Given the out-turn in construction payrolls, an unchanged participation rate, and the similarity between the three-month moving averages in the household and establishment numbers, I believe the June employment report is a clean reading of where labor market conditions stand at this point in the recovery. I continue to believe that higher uncertainty from events in Europe and, to a lesser degree, the potential for significant fiscal tightening in the U.S. early next year are causing firms to postpone investment and hiring decisions.
I estimate that about 75,000 to 100,000 jobs a month are needed to keep the unemployment rate steady and this month’s numbers are a good indication of the balance between employment growth and the unemployment rate. In terms of policy, I do not believe the June 6 report is sufficient to shift the Fed into action at the next FOMC meeting on August 1 as I expect that most FOMC participants expected sluggish job growth in June when taking the decision to continue to the maturity extension program through year-end. I believe the Fed will remain alert and monitor the incoming data flow and we think action at the September FOMC meeting, which will include a press conference and a new set of economic projections, is more likely.
The household survey took on a soft tone as well, with employment rising by 128,000. The household survey is a volatile month-to-month series, so we suggest looking at longer-term trends and note the three-month average gain in household employment stands at 127,000 only modestly better than the 75,000 average gain in headline non-farm payrolls and the 91,000 gain in private payrolls. The unemployment rate held steady as expected at 8.2 percent (8.217 percent unrounded versus 8.206 percent a month earlier), reflecting an unchanged participation rate at 63.8 percent.
As I’ve noted before, small businesses are more dependent on external sources of financing because they have less ability to offset their exposure to financial crises through hedging and have less access to the bond markets. The pace of small-business lending in the United States fell by six percentage points from 2009 to 2010. Small-business lending as a percent of total number of commercial loans hasn’t returned to pre-recession levels, the OECD report stated.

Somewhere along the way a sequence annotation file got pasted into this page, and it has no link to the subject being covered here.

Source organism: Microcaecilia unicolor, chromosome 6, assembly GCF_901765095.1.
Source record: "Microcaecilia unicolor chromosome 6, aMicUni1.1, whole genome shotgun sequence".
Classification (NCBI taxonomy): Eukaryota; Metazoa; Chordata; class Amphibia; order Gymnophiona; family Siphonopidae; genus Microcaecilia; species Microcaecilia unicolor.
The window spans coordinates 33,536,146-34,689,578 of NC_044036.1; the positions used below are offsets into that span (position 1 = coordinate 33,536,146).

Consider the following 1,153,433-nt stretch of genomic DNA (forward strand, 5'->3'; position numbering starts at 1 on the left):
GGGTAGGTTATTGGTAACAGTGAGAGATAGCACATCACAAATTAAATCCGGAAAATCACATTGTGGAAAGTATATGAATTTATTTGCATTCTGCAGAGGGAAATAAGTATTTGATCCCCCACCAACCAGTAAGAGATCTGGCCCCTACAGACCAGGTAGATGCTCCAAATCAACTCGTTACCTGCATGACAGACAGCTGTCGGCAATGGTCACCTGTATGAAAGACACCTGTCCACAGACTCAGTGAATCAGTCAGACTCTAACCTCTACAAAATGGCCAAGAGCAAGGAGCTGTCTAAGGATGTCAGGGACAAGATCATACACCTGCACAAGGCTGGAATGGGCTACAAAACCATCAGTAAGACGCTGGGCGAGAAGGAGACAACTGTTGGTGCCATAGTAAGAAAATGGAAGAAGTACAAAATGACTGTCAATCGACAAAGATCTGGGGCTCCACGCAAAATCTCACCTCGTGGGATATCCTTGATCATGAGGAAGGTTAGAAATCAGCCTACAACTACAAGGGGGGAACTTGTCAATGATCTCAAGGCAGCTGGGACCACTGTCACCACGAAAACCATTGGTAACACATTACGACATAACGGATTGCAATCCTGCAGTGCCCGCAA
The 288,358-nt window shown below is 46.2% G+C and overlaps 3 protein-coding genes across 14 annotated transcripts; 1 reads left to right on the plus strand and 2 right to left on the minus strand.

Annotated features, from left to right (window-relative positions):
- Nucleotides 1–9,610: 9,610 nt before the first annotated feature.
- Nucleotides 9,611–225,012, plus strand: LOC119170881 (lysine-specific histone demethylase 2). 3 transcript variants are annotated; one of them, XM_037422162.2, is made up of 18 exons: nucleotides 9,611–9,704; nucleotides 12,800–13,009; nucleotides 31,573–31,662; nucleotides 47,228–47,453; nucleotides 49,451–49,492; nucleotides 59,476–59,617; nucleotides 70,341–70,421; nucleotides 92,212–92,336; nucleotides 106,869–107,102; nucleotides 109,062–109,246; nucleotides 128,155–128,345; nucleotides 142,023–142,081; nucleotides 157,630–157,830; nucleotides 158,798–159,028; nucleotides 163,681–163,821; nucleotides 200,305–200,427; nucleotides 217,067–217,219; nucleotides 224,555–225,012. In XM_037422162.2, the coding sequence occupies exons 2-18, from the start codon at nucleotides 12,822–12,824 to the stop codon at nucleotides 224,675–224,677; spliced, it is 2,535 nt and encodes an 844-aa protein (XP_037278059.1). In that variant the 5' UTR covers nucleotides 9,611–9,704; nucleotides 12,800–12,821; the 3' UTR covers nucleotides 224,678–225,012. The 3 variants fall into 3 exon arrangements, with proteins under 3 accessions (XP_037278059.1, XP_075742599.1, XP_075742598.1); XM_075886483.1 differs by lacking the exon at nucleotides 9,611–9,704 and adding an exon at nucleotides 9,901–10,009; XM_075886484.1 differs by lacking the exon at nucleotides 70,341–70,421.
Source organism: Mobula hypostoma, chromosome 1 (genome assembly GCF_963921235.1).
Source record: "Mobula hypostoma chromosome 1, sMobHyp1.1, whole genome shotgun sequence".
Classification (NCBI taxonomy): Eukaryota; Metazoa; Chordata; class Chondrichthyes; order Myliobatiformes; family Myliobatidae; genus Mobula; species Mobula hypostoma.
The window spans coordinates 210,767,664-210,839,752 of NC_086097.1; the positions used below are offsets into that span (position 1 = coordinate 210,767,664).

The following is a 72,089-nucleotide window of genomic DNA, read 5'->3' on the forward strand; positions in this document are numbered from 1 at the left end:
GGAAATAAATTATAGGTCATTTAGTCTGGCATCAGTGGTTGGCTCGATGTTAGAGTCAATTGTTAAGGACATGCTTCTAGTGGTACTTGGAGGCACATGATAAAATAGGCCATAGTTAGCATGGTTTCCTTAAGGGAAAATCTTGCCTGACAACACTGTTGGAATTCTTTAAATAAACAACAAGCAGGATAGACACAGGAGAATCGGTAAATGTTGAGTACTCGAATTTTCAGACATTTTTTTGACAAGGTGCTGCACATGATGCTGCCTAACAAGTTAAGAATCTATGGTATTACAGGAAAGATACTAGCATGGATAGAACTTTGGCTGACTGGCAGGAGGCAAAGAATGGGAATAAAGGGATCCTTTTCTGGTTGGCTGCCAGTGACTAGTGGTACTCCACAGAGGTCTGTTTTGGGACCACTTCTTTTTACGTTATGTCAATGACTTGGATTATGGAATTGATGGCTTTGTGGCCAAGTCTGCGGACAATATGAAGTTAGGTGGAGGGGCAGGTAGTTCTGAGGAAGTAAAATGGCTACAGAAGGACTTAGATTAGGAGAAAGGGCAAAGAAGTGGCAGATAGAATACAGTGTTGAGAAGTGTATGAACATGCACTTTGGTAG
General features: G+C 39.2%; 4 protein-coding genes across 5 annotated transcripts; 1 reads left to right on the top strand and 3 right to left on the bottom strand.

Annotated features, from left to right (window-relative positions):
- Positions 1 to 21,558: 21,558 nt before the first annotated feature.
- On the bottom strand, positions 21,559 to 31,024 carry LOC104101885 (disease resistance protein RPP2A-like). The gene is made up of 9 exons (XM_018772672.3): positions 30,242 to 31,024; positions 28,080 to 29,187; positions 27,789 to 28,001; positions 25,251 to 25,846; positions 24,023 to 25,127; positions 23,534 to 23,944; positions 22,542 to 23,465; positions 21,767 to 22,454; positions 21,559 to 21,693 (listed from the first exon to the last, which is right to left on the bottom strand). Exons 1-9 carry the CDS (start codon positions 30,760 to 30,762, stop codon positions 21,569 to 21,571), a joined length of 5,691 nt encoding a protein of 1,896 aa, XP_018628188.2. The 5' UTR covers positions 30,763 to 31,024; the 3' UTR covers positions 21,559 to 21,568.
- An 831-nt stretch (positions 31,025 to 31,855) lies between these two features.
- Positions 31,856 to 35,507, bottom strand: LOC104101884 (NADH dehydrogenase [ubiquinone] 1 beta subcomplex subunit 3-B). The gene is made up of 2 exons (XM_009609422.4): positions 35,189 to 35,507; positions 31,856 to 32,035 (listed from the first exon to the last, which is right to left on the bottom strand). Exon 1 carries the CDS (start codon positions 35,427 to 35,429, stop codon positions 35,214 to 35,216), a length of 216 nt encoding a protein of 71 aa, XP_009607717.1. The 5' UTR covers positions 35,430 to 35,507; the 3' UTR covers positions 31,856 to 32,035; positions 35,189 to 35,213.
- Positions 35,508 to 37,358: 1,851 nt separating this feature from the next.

The recently enacted JOBS Act will be a huge boon in small business lending. The new rules coming from the recently passed JOBS Act are designed to reduce the regulatory burden on small banks and will create opportunities that didn’t exist and remove such restrictions.
However, the biggest drag on new job creation will be the Affordable Care Act upheld two weeks ago by the Supreme Court. It creates massive uncertainty that will have businesses putting the brakes on expansion and hiring because the costs are unknown.
Reforms that aid job creation are part of the Job Creators Alliance policy plan for economic growth, and the need to incentivize lending is particularly critical. Our plan for steady, sustainable economic growth covers such areas as education, energy, tax reform, fiscal policy, banking reform, immigration, and international trade. These are all areas that need to be fundamentally addressed if we are to have a comprehensive and cohesive economic recovery.
In particular, we need to create a more stable, consistent environment for businesses and investors. We badly need regulation reform, as current regulations are too onerous, inconsistently enforced, and imposed without any sort of cost-benefit analysis. We need education reform, with more competition among schools and revised curricula that prepares students from all walks of life for the 21st-century workplace.
As business and economic growth run on energy, we need a reform of our national energy policy that includes both traditional and non-traditional energy resources without undue subsidy or protection, ensuring that the market picks winners and losers, not unelected bureaucrats. We need reform of environmental regulations, where cost-benefit is taken into account and restrictions aren’t arbitrarily imposed against necessary but politically less popular resources like coal. We need science-based analysis of environmental impact, not political driven analysis.
Policymakers from both sides should put partisan bickering aside and put their focus on passing reforms and creating programs that will allow businesses to grow the economy and create new jobs. Small businesses are the primary source of the majority of new jobs in America, and they need access to this kind of credit, this kind of reduction in unemployment insurance taxes, and this kind of business-oriented education.
Our policy prescriptions include items like comprehensive tax code reform, the removal of the burden and uncertainty of the federal regulatory regime crippling small businesses, and a rational approach to government fiscal policy and entitlement reform. The Job Creators Alliance’s policy platform can serve as a guide map for leading America back to sustainable, stable economic growth and job creation.
By David Park, Job Creators Alliance Chairman
David Park is Chairman and Co-Founder of Job Creators Alliance (jobcreatorsalliance.org), a non-partisan, non-profit organization based in Dallas focused on developing free market solutions to America’s economic and employment challenges.